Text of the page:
Exeter, Devon UK • May 18, 2024 • VOL XII

Exeter, Devon UK • [date-today] • VOL XII
Home SportGlobal Excuses, Excuses: France’s Shock Exit from Euro 2020 Explained

Excuses, Excuses: France’s Shock Exit from Euro 2020 Explained

Stanley Murphy-Johns expands on a recent article by The Athletic detailing the causes that led to France's unexpected exit from Euro 2020.
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Excuses, Excuses: France’s Shock Exit from Euro 2020 Explained

France, usually impressive, exited Euro 2020 prematurely due to a defeat at the hands of the Swiss in the Round of 16
Image: Кирилл Венедиктов via Wikimedia Commons

Stanley Murphy-Johns expands on a recent article by The Athletic detailing the causes that led to France’s unexpected exit from Euro 2020.

Considering the quality of football France have shown themselves capable of over the past few years, it’s probably an understatement to suggest that Euro 2020 did not quite go as they planned.

Since they crashed out against Switzerland in the Round of 16, many theories and inside scoops have been levelled by media outlets attempting to explain what went wrong for the French. This article will delve into some of the excuses underlined in a report by The Athletic and study how France played across their four games.

There were moments of brilliance. France managed to top the ‘group of death’ which had consisted of Germany, Portugal and Hungary, drawing two and winning one. It was not spectacular, but it was what they needed to do; they were to play Switzerland in the Round of 16 (a supposedly foregone conclusion).

The Athletic article suggests that before the group stage was complete, there was already a host of drama surrounding the French camp. Allegedly the players ‘hated the hotel’ they stayed at in the centre of Budapest, having had limited opportunity to spend time with each other outside of training. The article explains that Paul Pogba told French manager Didier Deschamps that the players wanted to leave the hotel as soon as possible.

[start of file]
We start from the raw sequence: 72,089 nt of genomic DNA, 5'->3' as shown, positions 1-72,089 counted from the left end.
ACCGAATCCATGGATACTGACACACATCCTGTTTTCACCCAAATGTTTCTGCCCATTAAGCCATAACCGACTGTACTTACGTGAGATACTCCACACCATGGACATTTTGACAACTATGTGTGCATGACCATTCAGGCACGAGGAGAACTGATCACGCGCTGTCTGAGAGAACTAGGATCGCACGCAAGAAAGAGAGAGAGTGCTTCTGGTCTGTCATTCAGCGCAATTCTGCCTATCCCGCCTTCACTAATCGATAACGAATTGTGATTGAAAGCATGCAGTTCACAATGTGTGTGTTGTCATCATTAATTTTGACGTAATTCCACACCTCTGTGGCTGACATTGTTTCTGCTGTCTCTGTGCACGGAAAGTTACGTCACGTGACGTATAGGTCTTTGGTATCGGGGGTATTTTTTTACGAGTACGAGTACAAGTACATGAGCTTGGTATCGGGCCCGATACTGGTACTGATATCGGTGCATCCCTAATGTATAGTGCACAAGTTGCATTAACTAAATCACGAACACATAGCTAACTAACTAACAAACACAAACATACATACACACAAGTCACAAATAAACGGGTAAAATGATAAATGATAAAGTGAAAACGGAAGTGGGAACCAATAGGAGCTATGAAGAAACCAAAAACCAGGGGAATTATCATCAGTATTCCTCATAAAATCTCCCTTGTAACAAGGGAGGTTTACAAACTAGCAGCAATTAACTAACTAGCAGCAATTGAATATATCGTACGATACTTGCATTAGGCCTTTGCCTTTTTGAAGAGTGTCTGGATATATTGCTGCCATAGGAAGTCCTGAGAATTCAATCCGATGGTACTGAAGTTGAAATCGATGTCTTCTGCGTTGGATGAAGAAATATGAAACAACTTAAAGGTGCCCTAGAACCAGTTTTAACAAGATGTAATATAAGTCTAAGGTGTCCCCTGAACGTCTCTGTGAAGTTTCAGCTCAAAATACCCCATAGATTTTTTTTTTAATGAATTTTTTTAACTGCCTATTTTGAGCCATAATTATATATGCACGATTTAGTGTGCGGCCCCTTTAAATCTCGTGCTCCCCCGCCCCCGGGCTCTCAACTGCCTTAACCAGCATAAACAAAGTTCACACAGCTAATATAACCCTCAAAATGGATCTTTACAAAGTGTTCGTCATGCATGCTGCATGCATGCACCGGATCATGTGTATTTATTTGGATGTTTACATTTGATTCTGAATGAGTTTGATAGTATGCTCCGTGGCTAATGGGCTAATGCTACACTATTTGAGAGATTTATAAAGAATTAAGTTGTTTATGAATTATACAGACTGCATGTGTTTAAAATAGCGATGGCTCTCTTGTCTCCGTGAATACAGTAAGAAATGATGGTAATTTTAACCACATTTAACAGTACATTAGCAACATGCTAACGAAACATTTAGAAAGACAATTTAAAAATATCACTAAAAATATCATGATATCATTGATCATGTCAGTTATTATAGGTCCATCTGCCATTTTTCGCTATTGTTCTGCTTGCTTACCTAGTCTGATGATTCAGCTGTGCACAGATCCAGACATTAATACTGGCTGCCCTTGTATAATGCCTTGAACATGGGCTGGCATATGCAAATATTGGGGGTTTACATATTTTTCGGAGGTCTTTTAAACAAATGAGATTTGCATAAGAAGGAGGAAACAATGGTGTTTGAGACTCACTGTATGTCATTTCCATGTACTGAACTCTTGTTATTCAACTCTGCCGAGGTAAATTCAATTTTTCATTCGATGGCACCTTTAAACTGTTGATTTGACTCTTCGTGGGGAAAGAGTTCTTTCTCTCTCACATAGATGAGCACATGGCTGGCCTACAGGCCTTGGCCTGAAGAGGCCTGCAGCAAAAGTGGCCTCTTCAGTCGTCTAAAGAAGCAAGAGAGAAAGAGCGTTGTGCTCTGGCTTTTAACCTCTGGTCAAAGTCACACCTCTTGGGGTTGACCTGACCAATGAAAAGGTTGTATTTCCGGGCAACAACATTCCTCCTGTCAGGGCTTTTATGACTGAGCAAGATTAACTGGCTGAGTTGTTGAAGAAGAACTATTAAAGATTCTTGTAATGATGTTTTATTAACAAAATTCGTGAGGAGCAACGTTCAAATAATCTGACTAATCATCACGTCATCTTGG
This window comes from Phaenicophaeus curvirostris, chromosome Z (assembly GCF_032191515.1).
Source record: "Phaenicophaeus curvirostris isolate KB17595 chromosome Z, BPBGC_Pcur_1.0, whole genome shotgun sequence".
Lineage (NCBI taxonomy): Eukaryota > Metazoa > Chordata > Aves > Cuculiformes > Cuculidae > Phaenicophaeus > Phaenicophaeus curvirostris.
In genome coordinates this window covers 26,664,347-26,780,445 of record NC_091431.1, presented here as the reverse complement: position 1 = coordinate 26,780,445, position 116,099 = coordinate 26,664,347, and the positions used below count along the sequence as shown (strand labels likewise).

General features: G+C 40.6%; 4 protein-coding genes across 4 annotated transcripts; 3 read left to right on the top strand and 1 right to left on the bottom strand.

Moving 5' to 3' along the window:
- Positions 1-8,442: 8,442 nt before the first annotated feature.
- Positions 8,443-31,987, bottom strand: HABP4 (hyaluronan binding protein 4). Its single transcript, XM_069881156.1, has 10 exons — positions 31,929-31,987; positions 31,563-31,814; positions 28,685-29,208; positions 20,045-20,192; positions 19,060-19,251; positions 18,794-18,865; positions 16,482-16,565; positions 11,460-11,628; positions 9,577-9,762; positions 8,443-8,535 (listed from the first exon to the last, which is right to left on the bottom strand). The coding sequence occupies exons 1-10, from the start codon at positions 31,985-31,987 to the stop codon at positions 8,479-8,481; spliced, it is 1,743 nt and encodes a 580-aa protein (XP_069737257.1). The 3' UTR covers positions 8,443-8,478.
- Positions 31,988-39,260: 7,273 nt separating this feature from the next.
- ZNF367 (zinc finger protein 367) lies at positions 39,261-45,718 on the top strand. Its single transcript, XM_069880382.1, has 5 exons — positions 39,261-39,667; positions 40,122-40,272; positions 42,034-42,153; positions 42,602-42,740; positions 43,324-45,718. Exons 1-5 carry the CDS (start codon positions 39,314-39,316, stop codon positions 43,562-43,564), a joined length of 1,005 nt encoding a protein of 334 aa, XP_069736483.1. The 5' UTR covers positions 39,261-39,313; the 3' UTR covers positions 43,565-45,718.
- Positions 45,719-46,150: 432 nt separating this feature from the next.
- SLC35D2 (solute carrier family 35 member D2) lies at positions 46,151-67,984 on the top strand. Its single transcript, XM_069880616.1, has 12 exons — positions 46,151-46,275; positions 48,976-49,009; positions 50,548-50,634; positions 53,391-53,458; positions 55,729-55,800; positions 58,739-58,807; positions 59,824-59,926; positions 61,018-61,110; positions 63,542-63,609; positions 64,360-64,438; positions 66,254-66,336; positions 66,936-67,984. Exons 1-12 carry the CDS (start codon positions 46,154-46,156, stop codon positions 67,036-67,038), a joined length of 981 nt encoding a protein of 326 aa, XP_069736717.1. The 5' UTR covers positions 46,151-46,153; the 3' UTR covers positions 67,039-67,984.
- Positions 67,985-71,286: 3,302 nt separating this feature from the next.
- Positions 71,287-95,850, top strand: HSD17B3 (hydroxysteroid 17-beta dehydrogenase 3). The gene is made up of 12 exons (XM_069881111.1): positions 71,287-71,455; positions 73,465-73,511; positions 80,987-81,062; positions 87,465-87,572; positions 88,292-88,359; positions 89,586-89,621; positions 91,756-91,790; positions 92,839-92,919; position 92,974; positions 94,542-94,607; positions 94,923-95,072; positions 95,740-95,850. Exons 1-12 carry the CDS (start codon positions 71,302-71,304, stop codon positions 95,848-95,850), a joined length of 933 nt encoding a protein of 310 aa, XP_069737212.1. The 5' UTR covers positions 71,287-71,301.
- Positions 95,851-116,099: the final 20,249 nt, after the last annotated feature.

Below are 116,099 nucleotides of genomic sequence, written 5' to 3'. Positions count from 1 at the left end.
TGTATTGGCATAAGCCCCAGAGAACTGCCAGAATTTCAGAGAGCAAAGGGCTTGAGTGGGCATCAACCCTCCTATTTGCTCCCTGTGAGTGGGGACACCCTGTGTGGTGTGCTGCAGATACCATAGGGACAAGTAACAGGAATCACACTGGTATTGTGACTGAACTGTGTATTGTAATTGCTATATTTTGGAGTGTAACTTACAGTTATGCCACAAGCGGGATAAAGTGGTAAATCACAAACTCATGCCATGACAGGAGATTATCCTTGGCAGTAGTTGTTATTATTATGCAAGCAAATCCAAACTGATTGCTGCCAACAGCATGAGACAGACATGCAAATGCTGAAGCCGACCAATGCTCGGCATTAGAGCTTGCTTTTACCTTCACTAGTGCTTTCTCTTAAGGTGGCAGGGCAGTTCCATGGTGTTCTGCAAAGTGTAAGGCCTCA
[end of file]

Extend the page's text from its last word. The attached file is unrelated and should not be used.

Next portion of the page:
The fact is, this is simply ridiculous, not the story but the concept that this should be an excuse for not performing to the best of your ability. The very idea that staying in a fancy hotel that is perhaps not fancy enough is some great hardship is utterly ludicrous. However, for temperamental millionaires, I’m sure it appeared to them as a big deal, and therefore almost certainly did affect their performance.

A far more understandable reason for the French level of play to be affected would have been tension within the squad. Karim Benzema had been out of the French side for six years following a significant controversy in 2015 before being brought back for this tournament which elicited a divided response. Not to mention the conflict stirred by Giroud with fellow teammate Mbappé, telling the press after a friendly against Bulgaria that Mbappé didn’t seek him out enough.

Benzema returned to the squad after his notorious exile, replacing France’s second-highest goalscorer Giroud, with who he shares a strained relationship with, in the starting XI
Image: Nathan Congleton via Flickr

Furthermore, The Athletic reported that Adrien Rabiot’s mother and agent was very vocal in blaming Paul Pogba and Kylian Mbappé for the loss against Switzerland. Comments such as these from figures close to the camp like Veronique Rabiot depict quite a hostile environment. Similar to the hotel complaints, these reports alone should not have been enough to knock France off course; however, it begins to make more sense when viewed as a culmination of factors.

This piece is not an attempt to slate the French team but rather to understand the issues within their camp that led to their shock exit. That said, a team boasting a midfield of Kante and Pogba, with Mbappé, Griezmann and Benzema in front, should not falter in the Round of 16.

I likened France (in this tournament) to the English teams I grew up watching. For most of the 2000s, England boasted their ‘Golden Generation’ – a team with such a wealth of talent it seemed impossible that we wouldn’t be successful. I’m sure I don’t need to tell any of you… we weren’t. I would argue that the French exhibited many of the same signs as those English teams did during the years of the ‘Golden Generation’. Not only the tensions in camp, but on the pitch; they would fall quiet for large sections of games, almost waiting to win, but then had moments where they played fantastic football and looked unbeatable.

Perhaps it is too harsh on the French to compare them to England’s golden generation, but if they were to repeat their mistakes in the World Cup next year, I think that may strengthen their connection.

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